Dissertation Abstracts

indigenous black soap economy and value chain development in west africa

Author: Adedeji Oluwaseun Adewusi, adewusi4success@gmail.com
Department: Department of Sociology
University: University of Ibadan, Nigeria
Supervisor: Dr. Olayinka Akanle
Year of completion: In progress
Language of dissertation: English

Keywords: Indigenous Knowledge , Black soap , Value chain , Africa
Areas of Research: Economy and Society , Poverty, Social Welfare and Social Policy , Comparative Sociology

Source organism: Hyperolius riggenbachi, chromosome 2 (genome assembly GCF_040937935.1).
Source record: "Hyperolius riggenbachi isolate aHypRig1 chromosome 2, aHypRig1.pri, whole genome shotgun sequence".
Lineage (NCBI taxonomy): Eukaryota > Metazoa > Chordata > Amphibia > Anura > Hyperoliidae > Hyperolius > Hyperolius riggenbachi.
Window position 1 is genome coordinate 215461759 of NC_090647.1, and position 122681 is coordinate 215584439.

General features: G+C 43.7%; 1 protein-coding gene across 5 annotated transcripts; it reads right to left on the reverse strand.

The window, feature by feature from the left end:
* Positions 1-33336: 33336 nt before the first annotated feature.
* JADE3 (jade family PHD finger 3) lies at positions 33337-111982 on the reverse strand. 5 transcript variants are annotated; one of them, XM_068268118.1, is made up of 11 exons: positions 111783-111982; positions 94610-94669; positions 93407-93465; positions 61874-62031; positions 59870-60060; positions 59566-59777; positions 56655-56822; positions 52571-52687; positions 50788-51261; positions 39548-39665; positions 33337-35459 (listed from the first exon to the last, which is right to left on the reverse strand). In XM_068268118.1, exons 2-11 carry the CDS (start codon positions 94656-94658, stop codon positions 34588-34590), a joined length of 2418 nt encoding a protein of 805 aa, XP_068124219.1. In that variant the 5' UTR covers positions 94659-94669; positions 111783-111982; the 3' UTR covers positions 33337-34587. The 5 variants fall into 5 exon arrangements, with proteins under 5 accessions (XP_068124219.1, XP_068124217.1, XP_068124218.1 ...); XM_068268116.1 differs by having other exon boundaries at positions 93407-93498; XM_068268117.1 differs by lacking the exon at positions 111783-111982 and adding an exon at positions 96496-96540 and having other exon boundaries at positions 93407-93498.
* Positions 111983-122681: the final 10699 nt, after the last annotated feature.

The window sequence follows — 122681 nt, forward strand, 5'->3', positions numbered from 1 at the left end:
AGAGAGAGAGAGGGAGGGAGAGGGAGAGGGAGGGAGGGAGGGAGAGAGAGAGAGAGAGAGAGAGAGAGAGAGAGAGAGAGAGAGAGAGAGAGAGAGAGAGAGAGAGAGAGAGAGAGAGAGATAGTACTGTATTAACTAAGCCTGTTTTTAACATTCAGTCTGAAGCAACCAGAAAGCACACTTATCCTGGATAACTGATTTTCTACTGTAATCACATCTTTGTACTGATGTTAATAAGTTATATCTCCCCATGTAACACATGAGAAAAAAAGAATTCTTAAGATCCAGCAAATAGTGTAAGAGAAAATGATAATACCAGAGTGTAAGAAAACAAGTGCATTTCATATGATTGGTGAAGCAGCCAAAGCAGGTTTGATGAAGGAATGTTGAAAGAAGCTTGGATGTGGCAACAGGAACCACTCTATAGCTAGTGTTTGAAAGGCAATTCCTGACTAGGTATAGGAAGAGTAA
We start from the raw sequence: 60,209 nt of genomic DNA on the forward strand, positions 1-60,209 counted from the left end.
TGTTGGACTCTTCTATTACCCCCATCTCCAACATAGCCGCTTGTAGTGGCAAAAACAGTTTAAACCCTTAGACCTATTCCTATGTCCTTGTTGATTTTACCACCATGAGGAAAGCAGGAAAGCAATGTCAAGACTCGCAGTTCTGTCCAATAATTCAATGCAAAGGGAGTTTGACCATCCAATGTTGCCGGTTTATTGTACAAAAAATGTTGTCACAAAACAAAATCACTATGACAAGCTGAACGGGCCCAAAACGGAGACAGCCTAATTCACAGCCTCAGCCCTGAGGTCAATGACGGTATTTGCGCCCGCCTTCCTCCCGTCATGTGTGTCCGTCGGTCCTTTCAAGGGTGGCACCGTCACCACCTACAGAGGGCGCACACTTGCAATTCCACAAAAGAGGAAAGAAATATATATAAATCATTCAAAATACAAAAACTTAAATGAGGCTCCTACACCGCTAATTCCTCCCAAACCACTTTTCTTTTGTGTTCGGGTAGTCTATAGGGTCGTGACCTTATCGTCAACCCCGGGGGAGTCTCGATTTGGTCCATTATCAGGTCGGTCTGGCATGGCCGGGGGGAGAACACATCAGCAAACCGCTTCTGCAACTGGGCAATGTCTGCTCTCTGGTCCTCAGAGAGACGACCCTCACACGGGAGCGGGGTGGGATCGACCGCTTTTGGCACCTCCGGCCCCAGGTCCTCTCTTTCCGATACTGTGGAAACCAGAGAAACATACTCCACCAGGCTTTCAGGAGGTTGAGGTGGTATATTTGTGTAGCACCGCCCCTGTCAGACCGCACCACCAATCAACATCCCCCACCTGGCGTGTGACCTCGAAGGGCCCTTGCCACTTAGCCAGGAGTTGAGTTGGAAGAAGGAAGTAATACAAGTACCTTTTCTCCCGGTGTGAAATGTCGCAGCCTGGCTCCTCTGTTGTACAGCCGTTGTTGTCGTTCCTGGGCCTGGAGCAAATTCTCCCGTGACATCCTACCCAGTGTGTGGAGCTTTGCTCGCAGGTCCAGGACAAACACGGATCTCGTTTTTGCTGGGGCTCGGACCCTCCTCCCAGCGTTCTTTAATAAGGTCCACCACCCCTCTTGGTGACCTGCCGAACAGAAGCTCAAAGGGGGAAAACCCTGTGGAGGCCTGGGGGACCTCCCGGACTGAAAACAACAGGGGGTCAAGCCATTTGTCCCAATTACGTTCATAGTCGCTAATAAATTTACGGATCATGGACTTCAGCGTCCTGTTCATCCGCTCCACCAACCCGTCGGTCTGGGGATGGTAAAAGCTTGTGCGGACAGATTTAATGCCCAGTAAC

The study will examine the socio-cultural intricacies inherent in the production, trade (i.e., buying and selling) and consumption of indigenous raw black soap in Nigeria, Benin Republic and Ghana. The aforementioned examination will help develop a value chain framework for indigenous entrepreneurship and businesses in West Africa via the indigenous black soap. This is because ‘economy’ and ‘value chain’ are concepts that have been used by economists and management scholars in formal spaces while little attention has been given to the application of same concepts to informal scholarly conversations, especially in the indigenous entrepreneurship literature in Africa. This is clearly an indication that existing discourse on economy and the available value chain frameworks developed by academicians and policymakers may fail to conveniently accommodate the ‘indigeneity’ embedded in the entrepreneurial knowledge and businesses of West Africans. In addition, black soap is a product highly produced, traded in Nigeria, Benin and Ghana and it is a resource that had been confirmed to have a close association with rural and urban economic, social and health development. However, few purchase the African black soap. Meanwhile, ?s? Dúdú (indigenous black soap) originated amongst the Yoruba tribe in Nigeria and the Yoruba communities in Benin and Ghana. However, a recent finding as shown that the Ghanaian black soap has dominated the Nigerian black soap market. This is clearly a developmental issue. Hence, based on the analysis above, this study intends to examine the indigenous black soap economy in selected West African countries in other to develop a value chain framework that best explains indigenous entrepreneurial concerns. Interestingly, it should be stated here that existing studies on indigenous black soap have largely focused on the microbiological components of the resource while the socio-cultural and value-oriented dimensions of the same resource are still lacking. Considering the three different phases enclosed in this study, the Value Chain Model of Michael Porter and Marx Weber’s Social Action theory will be considered relevant for this study. The study will be exploratory in nature and it will adopt a comparative research design. Mixed methods of gather gathering will be utilized. Specifically, data will be collected through unstructured observations, in-depth and key informant interviews and copies of questionnaire from black soap entrepreneurs (i.e., producers and sellers) and (non)consumers in Nigeria, Benin and Ghana. Thematic reports, semiotic and content analysis will be used to analyze the qualitative data, while the quantitative data will be analyzed through descriptive and inferential statistical techniques. The findings of this study are expected to be of benefit: future researchers on areas pinpointed by the research objectives; new and existing black soap entrepreneurs on increased opportunities in black soap economy and chances for international expansion; development economists, management students and scholars via the development of an indigenous value chain framework and; policymakers through the achievement of selected Sustainable Development Goals in West Africa.